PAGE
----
But as much reading as I’ve done, I have done a hell of a lot more living.
I’ve watched close friends and members of my immediate family battle severe addiction and alcoholism. I’ve felt most free in Bali, in Thailand, in Portugal, in Italy. (For a while, my passport nearly kept my demons at bay.) I’ve been sexually assaulted, more than once. (75% of women have, by the way.) I was married to a man I loved with every fibre of my being, but the marriage had to end. I’ve had surgeries, and I have scars. I’ve had to use food banks a few times. I don’t have five dollars saved for my old age. The thing I wanted most, the thing I thought I was put on this planet for – to have children – will not happen for me. That fact made me not care if I lived or died, at one time.
I managed these things and much more, and never became addicted to alcohol – though I love my wine -- or debatably, even cocaine in powder form.
But crack? Crack took me over, took my soul and wrote the devil a cheque.
I didn’t go to rehab. I told one of my sisters. She got on a plane and came to Toronto, and a few days later I was pacing my mother’s balcony, certain that there would be no way I would survive and thrive without crack. Once you’ve had it, I thought, nothing else life had to offer could measure up. Everything would be pale and weak in comparison. I couldn’t cry in front of my mother – there was no way I would tell her what I had been up to – and so I told her I was coming down with something. (I wound up getting shingles, I was so worn down and stressed.) I smoked a lot of cigarettes. In the mornings after settling Mother in with her coffee and toast and crossword I would walk aimlessly, or wander around the giant Walmart that had gone up near where she lived. In the afternoon when she napped I went to the gym. In the evenings I did jigsaw puzzles and then glued them together, for some reason. (Recovering addicts love jigsaw puzzles.) I coughed black stuff out of my lungs for weeks and told my mother I was getting over bronchitis. I read, incessantly and voraciously.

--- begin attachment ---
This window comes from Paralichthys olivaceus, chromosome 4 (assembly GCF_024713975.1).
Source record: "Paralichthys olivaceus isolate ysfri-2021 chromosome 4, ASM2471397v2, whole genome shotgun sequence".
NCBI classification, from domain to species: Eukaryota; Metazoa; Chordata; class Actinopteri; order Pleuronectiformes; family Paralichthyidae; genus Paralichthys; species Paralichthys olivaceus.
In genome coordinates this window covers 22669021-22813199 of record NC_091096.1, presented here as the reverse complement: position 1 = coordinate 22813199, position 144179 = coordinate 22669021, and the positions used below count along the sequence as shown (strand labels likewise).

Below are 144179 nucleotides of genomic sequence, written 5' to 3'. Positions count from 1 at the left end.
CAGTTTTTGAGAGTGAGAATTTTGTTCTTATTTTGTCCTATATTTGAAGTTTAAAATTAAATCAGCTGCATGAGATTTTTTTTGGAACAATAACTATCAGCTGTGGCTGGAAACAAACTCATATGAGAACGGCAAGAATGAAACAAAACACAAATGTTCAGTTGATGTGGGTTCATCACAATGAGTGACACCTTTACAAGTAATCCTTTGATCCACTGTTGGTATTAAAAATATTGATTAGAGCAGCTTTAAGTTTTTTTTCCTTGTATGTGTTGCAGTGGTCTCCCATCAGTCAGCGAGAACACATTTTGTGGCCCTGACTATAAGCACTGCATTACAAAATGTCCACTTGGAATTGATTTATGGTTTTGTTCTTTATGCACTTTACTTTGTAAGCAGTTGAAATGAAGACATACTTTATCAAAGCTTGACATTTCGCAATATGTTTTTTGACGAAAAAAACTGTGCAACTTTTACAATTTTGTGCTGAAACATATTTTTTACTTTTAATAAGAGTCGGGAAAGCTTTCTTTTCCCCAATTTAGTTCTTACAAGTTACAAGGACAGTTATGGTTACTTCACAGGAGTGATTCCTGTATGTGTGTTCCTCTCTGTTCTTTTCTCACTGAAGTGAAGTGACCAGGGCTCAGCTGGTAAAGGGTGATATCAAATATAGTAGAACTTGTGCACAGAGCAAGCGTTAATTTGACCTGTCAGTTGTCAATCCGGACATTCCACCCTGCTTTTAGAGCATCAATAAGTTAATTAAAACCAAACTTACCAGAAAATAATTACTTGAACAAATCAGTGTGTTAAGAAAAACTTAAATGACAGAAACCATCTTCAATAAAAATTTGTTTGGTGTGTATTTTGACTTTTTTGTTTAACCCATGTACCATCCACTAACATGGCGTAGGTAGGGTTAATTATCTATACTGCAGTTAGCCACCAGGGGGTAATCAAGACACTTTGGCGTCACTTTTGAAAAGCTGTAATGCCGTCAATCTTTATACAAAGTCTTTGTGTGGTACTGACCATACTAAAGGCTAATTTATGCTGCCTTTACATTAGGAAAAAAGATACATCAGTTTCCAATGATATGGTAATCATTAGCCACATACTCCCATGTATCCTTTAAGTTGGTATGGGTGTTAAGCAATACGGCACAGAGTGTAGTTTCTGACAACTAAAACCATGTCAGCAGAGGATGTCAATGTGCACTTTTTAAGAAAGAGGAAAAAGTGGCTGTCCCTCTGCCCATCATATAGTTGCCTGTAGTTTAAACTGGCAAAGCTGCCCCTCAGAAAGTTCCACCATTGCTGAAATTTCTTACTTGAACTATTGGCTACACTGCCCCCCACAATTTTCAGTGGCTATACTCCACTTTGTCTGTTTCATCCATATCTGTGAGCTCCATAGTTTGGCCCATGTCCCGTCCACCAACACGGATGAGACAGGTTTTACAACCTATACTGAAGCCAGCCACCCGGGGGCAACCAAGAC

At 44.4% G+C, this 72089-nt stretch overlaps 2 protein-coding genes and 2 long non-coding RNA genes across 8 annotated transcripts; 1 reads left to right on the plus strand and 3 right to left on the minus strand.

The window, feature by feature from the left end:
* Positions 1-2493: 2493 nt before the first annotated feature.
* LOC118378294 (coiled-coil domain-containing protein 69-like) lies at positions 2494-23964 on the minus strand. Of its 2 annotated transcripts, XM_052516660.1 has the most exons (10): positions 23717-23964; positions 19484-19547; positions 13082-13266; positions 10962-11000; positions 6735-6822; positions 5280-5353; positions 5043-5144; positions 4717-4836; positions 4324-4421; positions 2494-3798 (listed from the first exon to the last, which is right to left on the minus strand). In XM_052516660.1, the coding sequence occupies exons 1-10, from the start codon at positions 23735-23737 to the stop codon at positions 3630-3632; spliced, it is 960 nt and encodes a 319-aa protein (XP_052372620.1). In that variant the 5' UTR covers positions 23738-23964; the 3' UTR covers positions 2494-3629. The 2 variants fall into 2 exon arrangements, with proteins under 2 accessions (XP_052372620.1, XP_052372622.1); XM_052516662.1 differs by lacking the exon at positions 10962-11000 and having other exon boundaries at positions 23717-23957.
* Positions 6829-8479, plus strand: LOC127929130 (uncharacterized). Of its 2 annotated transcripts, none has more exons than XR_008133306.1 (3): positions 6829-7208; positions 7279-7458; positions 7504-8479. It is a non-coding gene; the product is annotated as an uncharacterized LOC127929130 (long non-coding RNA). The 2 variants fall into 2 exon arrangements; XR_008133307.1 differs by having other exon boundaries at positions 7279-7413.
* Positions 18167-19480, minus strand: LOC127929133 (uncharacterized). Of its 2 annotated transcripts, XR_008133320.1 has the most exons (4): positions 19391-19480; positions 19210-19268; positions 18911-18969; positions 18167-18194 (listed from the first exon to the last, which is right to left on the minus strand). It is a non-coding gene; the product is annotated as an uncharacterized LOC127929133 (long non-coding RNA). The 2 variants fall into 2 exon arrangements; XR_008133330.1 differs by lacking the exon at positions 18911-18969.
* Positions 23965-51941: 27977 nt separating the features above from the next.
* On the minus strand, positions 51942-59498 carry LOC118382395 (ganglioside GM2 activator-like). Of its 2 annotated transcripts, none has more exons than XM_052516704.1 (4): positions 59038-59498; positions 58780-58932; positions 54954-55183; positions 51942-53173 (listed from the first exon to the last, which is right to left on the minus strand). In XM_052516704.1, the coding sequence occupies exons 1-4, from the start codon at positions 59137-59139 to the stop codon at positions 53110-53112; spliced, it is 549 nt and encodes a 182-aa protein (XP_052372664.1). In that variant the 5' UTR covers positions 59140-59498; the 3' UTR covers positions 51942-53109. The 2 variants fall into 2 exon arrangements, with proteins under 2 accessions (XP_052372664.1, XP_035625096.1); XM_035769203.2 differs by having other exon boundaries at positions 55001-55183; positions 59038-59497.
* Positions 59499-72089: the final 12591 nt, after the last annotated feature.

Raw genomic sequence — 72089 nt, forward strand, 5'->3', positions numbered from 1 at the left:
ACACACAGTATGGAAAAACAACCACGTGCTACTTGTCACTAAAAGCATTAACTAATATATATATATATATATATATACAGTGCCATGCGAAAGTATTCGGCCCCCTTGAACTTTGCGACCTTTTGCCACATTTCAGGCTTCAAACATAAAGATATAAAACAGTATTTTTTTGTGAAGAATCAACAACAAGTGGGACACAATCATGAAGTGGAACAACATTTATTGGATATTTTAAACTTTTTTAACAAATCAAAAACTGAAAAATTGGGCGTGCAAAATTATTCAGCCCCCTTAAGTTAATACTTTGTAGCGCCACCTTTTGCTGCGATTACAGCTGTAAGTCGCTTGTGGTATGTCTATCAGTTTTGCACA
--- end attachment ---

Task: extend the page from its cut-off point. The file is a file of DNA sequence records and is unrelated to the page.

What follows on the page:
One night, at my mother’s dining room table, I started the book that would later become Cracked.
And I’m alive. I’m clean, for about seven years now. I’m happy, or as happy as a human can reasonably expect to be, as far as I am concerned. I’m medicated a bit, and I have a couple of doctors I see very regularly, from whom I hide nothing. I have the best friends any human could want, a family I love with every fibre of my being, a sweet man who rubs my back at night to help me sleep, and work I enjoy.
And these things make me luckier than almost anyone on earth.
Right now, at this moment in time, with world in such an unstable state, with planes being bombed out of the sky again, Syrian refugees living in hell and looming environmental catastrophe, I’m keenly aware of how small my problems are. I loathe self-pity. Every life has its tortures and terrors, and if you live in safety with enough to eat and a couple of people to love, you’re doing better than most of the world.
But defeating crack was my own personal Armageddon, and writing Cracked was what helped me come back to the land of the living.